But a bill in the New York Legislature would ban same-sex marriages, saying a "marriage or union is absolutely void if contracted by two persons of the same sex."

Elsewhere in the country, gay and lesbian couples challenged local officials on the marriage issue. In Iowa City, Iowa, more than 30 gay and lesbian couples were denied marriage licenses by an openly lesbian county official who said she must uphold the law.

Pope John Paul II again stressed his opposition to gay unions Saturday, saying they "degrade" the true sense of marriage between man and woman. He urged Catholic and non-Catholic authorities alike to stop approving them. It was the second time in a week that John Paul has raised the issue.

President Bush, citing the Massachusetts decision and the parade of weddings in San Francisco, backed a federal constitutional amendment Tuesday to bar such marriages. "A few judges and local authorities," Bush said, "are presuming to change the most fundamental institution of civilization."

In statehouses nationwide, lawmakers are scrutinizing their constitutions to see if they could be construed to permit same-sex marriages, even in states where laws now bar them. Massachusetts is one of many states where lawmakers are considering a state constitutional amendment to bar the marriages.

Lockyer said the court's action is urgently needed because thousands of newly married gays might otherwise think they enjoy the same rights granted other married couples - such as the right to receive the other spouse's property in the absence of a will.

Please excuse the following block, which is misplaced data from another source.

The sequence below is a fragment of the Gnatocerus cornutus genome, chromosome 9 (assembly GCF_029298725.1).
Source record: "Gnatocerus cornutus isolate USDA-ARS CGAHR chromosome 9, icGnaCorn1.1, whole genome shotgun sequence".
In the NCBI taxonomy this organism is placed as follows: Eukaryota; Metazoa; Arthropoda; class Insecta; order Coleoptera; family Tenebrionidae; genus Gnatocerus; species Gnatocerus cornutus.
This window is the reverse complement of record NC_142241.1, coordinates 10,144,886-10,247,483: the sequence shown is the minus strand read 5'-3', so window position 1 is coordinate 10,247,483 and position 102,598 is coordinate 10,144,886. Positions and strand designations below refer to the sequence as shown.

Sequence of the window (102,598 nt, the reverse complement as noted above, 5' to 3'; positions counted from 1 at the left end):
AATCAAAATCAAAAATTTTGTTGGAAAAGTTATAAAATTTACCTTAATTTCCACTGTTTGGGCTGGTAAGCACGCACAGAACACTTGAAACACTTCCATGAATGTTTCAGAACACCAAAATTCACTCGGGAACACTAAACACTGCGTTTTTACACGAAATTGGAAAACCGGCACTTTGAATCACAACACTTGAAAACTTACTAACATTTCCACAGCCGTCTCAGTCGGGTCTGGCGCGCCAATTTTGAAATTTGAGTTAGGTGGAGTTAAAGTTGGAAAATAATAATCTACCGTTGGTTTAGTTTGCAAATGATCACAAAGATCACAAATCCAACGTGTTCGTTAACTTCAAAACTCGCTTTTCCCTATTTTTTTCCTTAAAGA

Already Friday, the Social Security Administration said it won't accept any licenses from San Francisco as proof of marriage until the questions are resolved.

"Until the issue of the legal validity of the licenses issued by San Francisco is resolved, thousands of holders of same-sex marriage licenses will remain in a foam of legal limbo," Lockyer wrote.

The California Supreme Court has a history of addressing marriage and gay rights cases. It was the first state high court in the nation to legalize interracial marriage 56 years ago. Twenty-five years ago, the court upheld gay rights by saying businesses could not arbitrarily discriminate against homosexuals.

Meanwhile, Republican activists who helped mount the recall of former Gov. Gray Davis last year have announced plans to seek the removal of Lockyer, who they say has "neglected his duty" to enforce state marriage laws.

Lockyer denied that he was pressured by Schwarzenegger or derelict in his duties, saying he decided to intervene after the local courts failed to stop the marriages.